Being more or less an optimist by nature, I am generally skeptical of the stories that periodically surface claiming that we are months, weeks or even days away from war with Iran, given how insane it would be on so many levels. But the new spate of stories has me worried.
They [the source’s institution] have “instructions” (yes, that was the word used) from the Office of the Vice-President to roll out a campaign for war with Iran in the week after Labor Day; it will be coordinated with the American Enterprise Institute, the Wall Street Journal, the Weekly Standard, Commentary, Fox, and the usual suspects. It will be heavy sustained assault on the airwaves, designed to knock public sentiment into a position from which a war can be maintained.
Evidently 35-40% support is deemed to be enough--that would be the 25% of the population who are Bushbots (including the neocons) and 5-10% who either profit from war or who just think things going boom is cool.
Spencer Ackerman finds a connection between our embrace of new BFFs the Sunni tribal leaders and former insurgents and the talk of war with Iran. These same Sunnis warned the US in 2005 that elections would deliver the country to Iran. Is the increased support for the Sunnis and the undermining of Prime Minister Maliki a harbinger of a switch in who we are really backing? Was that part of the subtext of Bush's surprise visit to Anbar? After all, in the view of Reuel Marc Gerecht, it is the Shi'a militias, particularly the Mahdi Army, and their Iranian suppliers, who are now responsible for most American deaths. Best we teach those pesky Iranians a lesson now.
Ackerman sees the Cheney-led campaign as directed as much at the Pentagon as the American public.
Cheney's likely motivation for issuing such instructions to his think-tank allies would be to win an inter-administration battle over the future of Iran policy. Cheney, an advocate of confronting the Iranians militarily, faces opposition from the Joint Chiefs of Staff, where the primary concern is preventing an open-ended Iraq commitment from decimating military preparedness for additional crises. A new war is the last thing the chiefs want, and on this, they're backed by Defense Secretary Bob Gates.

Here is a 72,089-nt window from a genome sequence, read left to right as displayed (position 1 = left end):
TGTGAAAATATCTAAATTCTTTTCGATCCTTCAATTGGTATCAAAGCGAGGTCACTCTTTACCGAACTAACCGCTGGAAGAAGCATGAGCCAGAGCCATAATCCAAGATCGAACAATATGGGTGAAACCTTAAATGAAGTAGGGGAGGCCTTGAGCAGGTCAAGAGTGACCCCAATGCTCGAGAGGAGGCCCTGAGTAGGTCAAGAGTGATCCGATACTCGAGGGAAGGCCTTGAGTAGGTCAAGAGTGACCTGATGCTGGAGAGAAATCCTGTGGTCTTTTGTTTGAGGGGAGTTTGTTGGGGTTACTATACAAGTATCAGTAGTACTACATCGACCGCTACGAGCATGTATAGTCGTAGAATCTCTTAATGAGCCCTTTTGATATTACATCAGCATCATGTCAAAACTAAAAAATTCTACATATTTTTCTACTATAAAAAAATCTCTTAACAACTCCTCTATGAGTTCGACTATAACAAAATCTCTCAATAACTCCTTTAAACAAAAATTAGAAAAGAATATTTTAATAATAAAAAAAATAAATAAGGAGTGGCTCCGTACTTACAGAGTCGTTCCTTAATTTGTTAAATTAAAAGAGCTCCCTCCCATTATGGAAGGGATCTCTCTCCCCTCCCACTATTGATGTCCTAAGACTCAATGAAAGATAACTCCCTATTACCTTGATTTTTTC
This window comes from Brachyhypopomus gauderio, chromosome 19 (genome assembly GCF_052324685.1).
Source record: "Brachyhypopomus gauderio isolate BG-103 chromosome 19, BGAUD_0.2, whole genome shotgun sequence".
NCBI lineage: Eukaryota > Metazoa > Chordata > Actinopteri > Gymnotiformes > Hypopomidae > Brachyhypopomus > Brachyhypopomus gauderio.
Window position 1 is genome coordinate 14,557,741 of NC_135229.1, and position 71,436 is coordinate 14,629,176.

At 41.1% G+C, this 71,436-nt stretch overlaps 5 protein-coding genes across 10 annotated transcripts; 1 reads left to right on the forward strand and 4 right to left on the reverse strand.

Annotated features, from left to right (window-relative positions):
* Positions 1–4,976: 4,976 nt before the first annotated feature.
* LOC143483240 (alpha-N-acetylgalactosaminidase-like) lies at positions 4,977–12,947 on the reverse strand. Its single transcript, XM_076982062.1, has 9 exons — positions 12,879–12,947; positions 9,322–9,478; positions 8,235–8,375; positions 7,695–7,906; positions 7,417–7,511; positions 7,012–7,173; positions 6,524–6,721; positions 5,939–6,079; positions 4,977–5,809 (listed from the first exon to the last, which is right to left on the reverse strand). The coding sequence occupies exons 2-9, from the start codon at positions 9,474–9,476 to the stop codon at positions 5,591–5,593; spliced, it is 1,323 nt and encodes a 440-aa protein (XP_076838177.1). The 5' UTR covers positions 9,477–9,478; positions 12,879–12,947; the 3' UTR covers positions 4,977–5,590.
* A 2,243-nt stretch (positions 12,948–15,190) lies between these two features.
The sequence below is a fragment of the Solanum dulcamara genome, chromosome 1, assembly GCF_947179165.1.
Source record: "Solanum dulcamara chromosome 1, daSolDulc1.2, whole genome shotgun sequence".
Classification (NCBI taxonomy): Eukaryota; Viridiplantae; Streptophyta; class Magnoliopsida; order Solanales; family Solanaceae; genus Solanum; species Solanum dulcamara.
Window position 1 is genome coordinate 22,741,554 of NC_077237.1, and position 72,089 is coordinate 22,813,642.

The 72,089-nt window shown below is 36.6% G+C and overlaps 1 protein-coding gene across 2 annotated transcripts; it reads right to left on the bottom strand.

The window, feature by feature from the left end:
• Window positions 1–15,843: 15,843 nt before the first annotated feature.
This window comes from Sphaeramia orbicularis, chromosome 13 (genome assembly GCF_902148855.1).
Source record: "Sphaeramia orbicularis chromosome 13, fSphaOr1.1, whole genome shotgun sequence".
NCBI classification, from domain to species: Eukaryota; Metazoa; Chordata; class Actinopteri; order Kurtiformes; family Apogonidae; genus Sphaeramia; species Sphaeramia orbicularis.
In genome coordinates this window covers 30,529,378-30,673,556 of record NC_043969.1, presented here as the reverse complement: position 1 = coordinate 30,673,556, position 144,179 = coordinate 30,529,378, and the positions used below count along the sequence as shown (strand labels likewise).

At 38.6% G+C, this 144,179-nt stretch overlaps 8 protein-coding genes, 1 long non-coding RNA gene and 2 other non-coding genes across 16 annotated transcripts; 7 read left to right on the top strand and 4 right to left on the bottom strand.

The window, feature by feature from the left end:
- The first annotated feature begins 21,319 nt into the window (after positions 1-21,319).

This theory makes war with Iran much less likely, except for one thing--The Decider. Of all the people who seem to really get off on war, Bush has to be the head cheerleader. And he does have a record of not listening to his generals, like Eric Shinseki. And we know he really likes kicking (Muslim) ass. In fact, showing them just how tough we really are is, to me, the most plausible reason for the misbegotten and mismanaged war we are still mired in.
The shakiness of the financial markets had seemed to me to argue against war with Iran, since the economic implications of war (increase in oil prices, possible damage to oil fields leading to even higher prices, China gets involved on some economic front, stock market goes down, debt goes up, etc) would seem to exacerbate most if not all of the problems we have now. But The Cunning Realist thinks that events in the global finacial markets related to the packaging and selling of subprime mortgages make war with Iran more, not less, likely. I'd like to see this theory elaborated.
In any event, if it comes to that we know that Bush doesn't think he has to ask permission to start a war. He's the Commander-in-Chief! And there's always the Authorization for Unlimited Military Force (that was the name, wasn't it?) passed after 9/11 that gives him Congress' blessing. Declaring the Iranian Revolutionary Guard to be terrorists and blaming all the weapons in Iraq (that aren't ones we gave the Iraqi Army) on them provides the provocation. If more is needed, it can be manufactured.
So now I'm worried again. What do you folks think?